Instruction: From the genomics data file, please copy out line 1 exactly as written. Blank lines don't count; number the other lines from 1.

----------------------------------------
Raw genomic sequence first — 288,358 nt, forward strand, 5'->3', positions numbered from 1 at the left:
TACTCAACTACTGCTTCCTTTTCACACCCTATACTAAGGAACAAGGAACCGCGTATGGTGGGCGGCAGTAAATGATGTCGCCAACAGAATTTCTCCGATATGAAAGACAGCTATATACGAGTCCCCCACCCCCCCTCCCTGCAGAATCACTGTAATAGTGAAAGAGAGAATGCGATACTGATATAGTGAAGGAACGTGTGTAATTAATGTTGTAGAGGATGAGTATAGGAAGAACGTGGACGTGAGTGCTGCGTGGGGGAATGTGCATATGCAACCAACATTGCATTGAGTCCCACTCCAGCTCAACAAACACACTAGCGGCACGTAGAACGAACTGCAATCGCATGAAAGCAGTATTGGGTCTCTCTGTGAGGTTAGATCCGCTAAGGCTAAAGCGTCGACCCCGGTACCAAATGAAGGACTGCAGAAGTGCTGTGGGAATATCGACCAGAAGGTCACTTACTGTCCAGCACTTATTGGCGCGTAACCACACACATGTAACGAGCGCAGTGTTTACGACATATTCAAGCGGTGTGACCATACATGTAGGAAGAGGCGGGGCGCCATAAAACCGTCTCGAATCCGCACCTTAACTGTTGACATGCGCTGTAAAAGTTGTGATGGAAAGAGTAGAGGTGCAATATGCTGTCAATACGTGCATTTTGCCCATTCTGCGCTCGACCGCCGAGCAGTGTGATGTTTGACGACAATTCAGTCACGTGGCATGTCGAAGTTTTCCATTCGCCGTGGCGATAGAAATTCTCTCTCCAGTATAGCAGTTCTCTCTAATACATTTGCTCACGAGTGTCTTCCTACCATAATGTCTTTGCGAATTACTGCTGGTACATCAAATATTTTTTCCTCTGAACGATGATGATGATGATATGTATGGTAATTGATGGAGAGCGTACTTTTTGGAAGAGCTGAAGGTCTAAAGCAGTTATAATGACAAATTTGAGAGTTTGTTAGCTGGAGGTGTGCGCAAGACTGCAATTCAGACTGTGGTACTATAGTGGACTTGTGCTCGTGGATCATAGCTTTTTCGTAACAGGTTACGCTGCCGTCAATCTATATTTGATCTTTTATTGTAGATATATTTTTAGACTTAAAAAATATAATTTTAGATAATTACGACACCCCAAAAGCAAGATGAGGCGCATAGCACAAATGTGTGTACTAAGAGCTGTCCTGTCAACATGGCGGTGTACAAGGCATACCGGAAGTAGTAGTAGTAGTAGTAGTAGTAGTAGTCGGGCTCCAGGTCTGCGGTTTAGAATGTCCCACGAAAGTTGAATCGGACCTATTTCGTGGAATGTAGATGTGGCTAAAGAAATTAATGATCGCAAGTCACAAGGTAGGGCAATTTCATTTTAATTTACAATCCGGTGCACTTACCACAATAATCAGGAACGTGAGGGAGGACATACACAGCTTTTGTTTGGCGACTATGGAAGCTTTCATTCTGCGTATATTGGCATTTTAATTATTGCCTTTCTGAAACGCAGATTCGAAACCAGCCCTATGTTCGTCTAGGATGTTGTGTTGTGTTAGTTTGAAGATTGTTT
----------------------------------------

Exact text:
Raw genomic sequence first — 288,358 nt, forward strand, 5'->3', positions numbered from 1 at the left: